Saturday, January 19, 2019

It Came From The Cineplex: Replicas

Welp, we're only a few weeks into the new year, and already we have a contender for Worst Movie Of The Year! Huzzah!

Replicas was written by Chad St. John, and directed by Jeffrey Nachmanoff.

St. John previously wrote London Has Fallen and Peppermint, which explains everything you need to know about this movie. Nachmanoff previously directed Hollywood Palms and Traitor.

Replicas is pure sci-fi schlock, one that feels like a cheap direct to TV Siffy Channel movie that was somehow released to theaters by mistake. It's so poorly written, acted and directed that it's actually fascinating to watch. Nothing makes any sense, the plot holes are big enough to fall into and even the characters seem bored by the storyline. One forgets about the story being presented, and begins wondering just how the hell something like this was greenlit, and how every single aspect of it could go so horribly wrong.


Replicas could have been a compelling little sci-fi drama that examined the nature of existence and the consequences of crossing ethical boundaries. Instead such matters are glossed over in literally thirty seconds, never to be brought up again, which is too bad. I'm assuming the creative team just didn't have the talent to tackle such subject matter, so they completely ignored it.

The performances in Replicas have to be seen to be believed. Rarely have I seen a cast that under-reacts to horrific events and stunning revelations the way this one does. They're so comically casual about every situation that arises that I can't help but wonder if they've all been sedated.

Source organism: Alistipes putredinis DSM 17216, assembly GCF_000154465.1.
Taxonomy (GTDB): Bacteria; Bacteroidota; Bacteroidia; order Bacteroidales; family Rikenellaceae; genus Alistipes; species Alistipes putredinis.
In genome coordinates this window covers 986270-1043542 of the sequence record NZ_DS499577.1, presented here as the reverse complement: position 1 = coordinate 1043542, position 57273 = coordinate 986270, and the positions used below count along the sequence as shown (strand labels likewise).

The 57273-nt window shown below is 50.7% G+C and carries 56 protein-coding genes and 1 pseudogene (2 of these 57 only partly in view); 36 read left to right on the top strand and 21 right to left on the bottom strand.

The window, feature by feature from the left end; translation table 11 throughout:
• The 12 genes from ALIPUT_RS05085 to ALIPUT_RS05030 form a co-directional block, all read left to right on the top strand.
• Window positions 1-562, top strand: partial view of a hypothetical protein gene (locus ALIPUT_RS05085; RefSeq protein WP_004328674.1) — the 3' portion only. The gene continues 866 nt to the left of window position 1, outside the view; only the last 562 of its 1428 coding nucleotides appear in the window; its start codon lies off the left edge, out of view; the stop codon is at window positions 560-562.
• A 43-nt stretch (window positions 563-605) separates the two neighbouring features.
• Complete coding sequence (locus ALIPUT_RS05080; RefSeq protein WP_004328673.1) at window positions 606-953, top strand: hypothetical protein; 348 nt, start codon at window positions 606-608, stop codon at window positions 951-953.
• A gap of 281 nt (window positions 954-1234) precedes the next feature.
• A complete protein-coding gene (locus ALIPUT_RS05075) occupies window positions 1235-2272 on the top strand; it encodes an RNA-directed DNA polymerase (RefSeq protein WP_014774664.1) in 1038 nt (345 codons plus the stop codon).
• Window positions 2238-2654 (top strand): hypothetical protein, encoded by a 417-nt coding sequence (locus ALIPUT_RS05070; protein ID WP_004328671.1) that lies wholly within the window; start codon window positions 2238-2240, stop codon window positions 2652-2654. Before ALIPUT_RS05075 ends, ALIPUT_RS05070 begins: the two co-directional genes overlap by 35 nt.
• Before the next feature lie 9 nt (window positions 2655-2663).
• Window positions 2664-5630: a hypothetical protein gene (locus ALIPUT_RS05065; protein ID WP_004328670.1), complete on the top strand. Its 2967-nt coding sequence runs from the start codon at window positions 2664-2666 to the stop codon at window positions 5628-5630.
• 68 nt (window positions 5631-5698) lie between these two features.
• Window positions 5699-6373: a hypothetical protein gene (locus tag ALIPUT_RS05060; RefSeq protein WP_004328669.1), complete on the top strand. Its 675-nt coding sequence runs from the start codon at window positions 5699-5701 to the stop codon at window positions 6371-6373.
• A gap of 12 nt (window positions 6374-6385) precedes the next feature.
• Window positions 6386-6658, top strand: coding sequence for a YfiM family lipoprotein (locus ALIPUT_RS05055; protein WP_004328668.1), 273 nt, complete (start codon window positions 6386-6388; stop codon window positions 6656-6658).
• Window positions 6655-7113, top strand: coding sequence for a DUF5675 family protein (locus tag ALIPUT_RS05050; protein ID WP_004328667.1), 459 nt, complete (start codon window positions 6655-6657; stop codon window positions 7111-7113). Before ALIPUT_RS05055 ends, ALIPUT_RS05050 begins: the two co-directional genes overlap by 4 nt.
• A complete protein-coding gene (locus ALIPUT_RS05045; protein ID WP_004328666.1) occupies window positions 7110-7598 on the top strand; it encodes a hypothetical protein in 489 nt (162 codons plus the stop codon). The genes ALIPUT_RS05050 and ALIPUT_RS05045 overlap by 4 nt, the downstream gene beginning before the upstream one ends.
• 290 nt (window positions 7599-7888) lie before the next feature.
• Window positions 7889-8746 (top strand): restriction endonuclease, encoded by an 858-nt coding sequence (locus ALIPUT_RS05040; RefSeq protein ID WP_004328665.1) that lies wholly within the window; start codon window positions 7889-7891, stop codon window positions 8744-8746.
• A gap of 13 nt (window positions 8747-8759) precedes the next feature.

Keanu Reeves is definitely the worst of the lot. I'm sure he's a nice guy in real life, but he's definitely not much of an actor. He's definitely at his best when he chooses roles that don't demands much in the way of emoting. Think The Matrix and John Wick films. Any role that requires actual acting, and he's in way over his head.

He's completely miscast as a family man/scientist in Replicas, as he sleepwalks his way through the entire film. In fact the robot in the movie comes perilously close to out-performing him! 


Reeves wears the same hang-dog expression on his face throughout the film, no matter what's happening to his character. His boss announces his project's being defunded? Blank stare. His entire family dies in an accident? Blank. He manages to pull off a miracle and clone perfect replicas of them? No expression whatsoever.

There's one tiny glimmer of emotion when his character's forced to choose which of his family members can't be saved. Other than that...

Maybe Reeves' turned in an uninspired performance because he was tricked into doing a movie again. Reeves himself revealed that back in 2000 he read the script for The Watcher, and decided to pass on it. Unknown to him though, a close friend forged his signature on the film contract. Unable to prove he didn't really sign it, Reeves reluctantly agreed to star in the movie. I'm assuming some similar form of coercion is the only reason he showed up on the set of Replicas.


Replicas was distributed by the imaginatively named Entertainment Studios, which has to be the most generic name possible for an organization. What, was "Amusement Facility" already taken?